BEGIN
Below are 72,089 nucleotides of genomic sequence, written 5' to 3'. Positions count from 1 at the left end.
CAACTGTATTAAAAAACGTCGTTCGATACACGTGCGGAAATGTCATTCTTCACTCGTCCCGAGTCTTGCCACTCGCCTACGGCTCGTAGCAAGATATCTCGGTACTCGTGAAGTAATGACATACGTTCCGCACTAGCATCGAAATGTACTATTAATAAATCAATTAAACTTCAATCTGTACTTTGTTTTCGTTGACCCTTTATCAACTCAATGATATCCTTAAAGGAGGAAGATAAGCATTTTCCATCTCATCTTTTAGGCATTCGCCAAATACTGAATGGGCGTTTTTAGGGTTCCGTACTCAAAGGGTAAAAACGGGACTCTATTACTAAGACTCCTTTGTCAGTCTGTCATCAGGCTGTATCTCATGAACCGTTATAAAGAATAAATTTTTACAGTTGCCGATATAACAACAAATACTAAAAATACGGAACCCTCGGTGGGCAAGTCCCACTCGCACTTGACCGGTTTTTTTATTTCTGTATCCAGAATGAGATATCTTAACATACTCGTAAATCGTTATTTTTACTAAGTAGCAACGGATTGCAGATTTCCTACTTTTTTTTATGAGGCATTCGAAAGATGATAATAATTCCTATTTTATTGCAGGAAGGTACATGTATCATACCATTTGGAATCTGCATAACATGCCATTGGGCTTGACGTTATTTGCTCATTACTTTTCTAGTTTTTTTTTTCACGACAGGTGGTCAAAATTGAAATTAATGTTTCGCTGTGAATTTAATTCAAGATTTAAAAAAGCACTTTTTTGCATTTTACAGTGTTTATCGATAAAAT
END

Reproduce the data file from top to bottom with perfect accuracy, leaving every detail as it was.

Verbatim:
Below are 72,089 nucleotides of genomic sequence, written 5' to 3'. Positions count from 1 at the left end.
CAACTGTATTAAAAAACGTCGTTCGATACACGTGCGGAAATGTCATTCTTCACTCGTCCCGAGTCTTGCCACTCGCCTACGGCTCGTAGCAAGATATCTCGGTACTCGTGAAGTAATGACATACGTTCCGCACTAGCATCGAAATGTACTATTAATAAATCAATTAAACTTCAATCTGTACTTTGTTTTCGTTGACCCTTTATCAACTCAATGATATCCTTAAAGGAGGAAGATAAGCATTTTCCATCTCATCTTTTAGGCATTCGCCAAATACTGAATGGGCGTTTTTAGGGTTCCGTACTCAAAGGGTAAAAACGGGACTCTATTACTAAGACTCCTTTGTCAGTCTGTCATCAGGCTGTATCTCATGAACCGTTATAAAGAATAAATTTTTACAGTTGCCGATATAACAACAAATACTAAAAATACGGAACCCTCGGTGGGCAAGTCCCACTCGCACTTGACCGGTTTTTTTATTTCTGTATCCAGAATGAGATATCTTAACATACTCGTAAATCGTTATTTTTACTAAGTAGCAACGGATTGCAGATTTCCTACTTTTTTTTATGAGGCATTCGAAAGATGATAATAATTCCTATTTTATTGCAGGAAGGTACATGTATCATACCATTTGGAATCTGCATAACATGCCATTGGGCTTGACGTTATTTGCTCATTACTTTTCTAGTTTTTTTTTTCACGACAGGTGGTCAAAATTGAAATTAATGTTTCGCTGTGAATTTAATTCAAGATTTAAAAAAGCACTTTTTTGCATTTTACAGTGTTTATCGATAAAAT